The Intel M.2 2280 consumer form-factor implementation is a hybrid setup, using Intel 3D XPoint Optane Memory as a 16 or 32GB cache in front of magnetic hard disks. This is offered on the latest generation x86 chips, with PC support on 64 bit Windows 10 only.

This offers some potential benefit when portions of the operating system are held in cache and are accessed faster. It will offer speed-up of frequently accessed small files. However, this hybrid setup will offer little or no performance benefit to infrequently accessed, large-file data or new data. Large file copies, application installations, gaming, video editing, and similar random or large file workloads will most times perform on the hybrid much like a standard HDD.  As Wikibon has discussed before, the problem of HDDs is the “long tail effect” (the impact of the occasional very long waits for IO), which has a very negative effect of application performance, particularly databases.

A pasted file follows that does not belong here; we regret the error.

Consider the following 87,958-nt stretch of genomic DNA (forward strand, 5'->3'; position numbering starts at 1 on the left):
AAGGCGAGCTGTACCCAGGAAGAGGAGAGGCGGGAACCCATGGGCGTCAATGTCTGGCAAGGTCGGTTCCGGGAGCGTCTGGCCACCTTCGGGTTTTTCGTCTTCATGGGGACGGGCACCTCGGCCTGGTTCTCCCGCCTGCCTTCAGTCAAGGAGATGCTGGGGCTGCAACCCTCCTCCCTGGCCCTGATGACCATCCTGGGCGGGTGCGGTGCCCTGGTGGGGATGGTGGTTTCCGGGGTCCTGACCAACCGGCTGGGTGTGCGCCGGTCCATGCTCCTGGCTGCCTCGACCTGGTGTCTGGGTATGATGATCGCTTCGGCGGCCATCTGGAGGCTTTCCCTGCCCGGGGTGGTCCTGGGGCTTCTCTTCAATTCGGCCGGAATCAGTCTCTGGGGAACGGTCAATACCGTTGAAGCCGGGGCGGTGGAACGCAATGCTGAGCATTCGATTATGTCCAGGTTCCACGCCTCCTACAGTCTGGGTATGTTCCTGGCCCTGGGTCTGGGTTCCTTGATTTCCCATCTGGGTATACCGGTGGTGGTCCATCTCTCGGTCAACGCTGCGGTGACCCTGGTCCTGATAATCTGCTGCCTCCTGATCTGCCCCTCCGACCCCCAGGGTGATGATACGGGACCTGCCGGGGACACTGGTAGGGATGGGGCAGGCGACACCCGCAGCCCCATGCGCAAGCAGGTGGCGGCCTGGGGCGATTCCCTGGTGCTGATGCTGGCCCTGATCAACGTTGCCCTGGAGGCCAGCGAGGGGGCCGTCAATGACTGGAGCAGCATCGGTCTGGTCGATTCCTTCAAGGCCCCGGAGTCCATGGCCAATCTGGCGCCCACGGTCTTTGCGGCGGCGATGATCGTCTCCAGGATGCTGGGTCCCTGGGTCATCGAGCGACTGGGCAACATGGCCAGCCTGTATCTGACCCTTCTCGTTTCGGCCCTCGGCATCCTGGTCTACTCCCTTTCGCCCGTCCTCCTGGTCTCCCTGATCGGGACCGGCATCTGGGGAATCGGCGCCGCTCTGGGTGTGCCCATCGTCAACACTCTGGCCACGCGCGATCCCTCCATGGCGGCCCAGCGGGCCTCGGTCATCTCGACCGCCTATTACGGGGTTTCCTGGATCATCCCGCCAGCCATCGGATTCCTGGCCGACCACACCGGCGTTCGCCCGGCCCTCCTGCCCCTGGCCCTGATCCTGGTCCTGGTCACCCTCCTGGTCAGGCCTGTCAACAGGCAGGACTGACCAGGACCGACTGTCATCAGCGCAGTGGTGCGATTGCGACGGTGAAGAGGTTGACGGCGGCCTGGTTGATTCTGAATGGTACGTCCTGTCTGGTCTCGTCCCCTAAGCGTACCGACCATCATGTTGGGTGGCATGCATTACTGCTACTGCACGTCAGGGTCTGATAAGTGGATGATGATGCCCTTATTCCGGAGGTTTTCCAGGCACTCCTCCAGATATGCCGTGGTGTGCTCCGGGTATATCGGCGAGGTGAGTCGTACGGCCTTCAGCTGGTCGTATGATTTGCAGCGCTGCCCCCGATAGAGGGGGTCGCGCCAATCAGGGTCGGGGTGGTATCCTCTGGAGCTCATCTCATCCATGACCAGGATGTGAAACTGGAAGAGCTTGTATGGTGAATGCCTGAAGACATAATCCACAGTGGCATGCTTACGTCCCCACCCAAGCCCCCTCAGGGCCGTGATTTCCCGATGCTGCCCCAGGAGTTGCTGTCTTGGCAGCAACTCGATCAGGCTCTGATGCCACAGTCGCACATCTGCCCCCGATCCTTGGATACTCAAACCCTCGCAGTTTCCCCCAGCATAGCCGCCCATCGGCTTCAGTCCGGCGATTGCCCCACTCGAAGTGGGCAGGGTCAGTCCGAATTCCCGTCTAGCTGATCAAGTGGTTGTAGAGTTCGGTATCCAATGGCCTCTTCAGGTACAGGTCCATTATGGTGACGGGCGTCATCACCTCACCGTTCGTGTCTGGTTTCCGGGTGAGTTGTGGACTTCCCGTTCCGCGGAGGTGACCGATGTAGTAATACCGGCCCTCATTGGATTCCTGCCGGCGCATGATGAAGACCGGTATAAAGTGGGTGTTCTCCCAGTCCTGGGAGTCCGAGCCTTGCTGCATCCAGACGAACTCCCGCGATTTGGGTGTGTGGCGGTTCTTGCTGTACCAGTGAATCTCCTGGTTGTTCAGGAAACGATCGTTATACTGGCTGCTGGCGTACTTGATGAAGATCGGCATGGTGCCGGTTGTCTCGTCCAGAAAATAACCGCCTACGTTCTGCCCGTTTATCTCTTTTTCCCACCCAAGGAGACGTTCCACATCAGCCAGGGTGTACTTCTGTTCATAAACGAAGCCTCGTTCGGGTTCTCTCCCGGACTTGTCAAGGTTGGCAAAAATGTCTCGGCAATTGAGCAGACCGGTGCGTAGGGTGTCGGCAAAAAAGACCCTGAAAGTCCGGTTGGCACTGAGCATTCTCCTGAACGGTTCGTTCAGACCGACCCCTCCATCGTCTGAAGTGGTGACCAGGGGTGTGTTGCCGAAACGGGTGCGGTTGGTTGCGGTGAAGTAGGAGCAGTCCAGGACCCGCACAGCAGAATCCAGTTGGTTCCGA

Intel  has also announced Intel Optane SSD DC P4800X, a 375 GB SSD on a PCIe card, without shipment dates. This is also part of Intel’s Memory Drive Technology, which makes the SSD appear like DRAM to the OS and applications.

Bottom Line: System Class Memories will use Hybrid DIMMS (see next section).

System Class Memory: 3D XP or 3D NAND Hybrid DIMMs 

For functions which need non-volatility, small buffers and caches can deploy DRAM with capacitor protection, allowing time to transfer the data to a non-volatile media following failure. These are used extensively in write caches in SAN controllers.

An early example of hybrid DIMMs technology is Diablo’s hybrid DIMM device, which creates a NAND storage SATA drive behind DRAM on a DIMM format.

A recent example of a non-volatile memory is the Netlist’s HybriDIMM (hybrid of DRAM & 3D NAND), based on the industry-standard DDR4 LRDIMM interface. Netlist claims this will operate in current Intel x86 servers without BIOS or application change.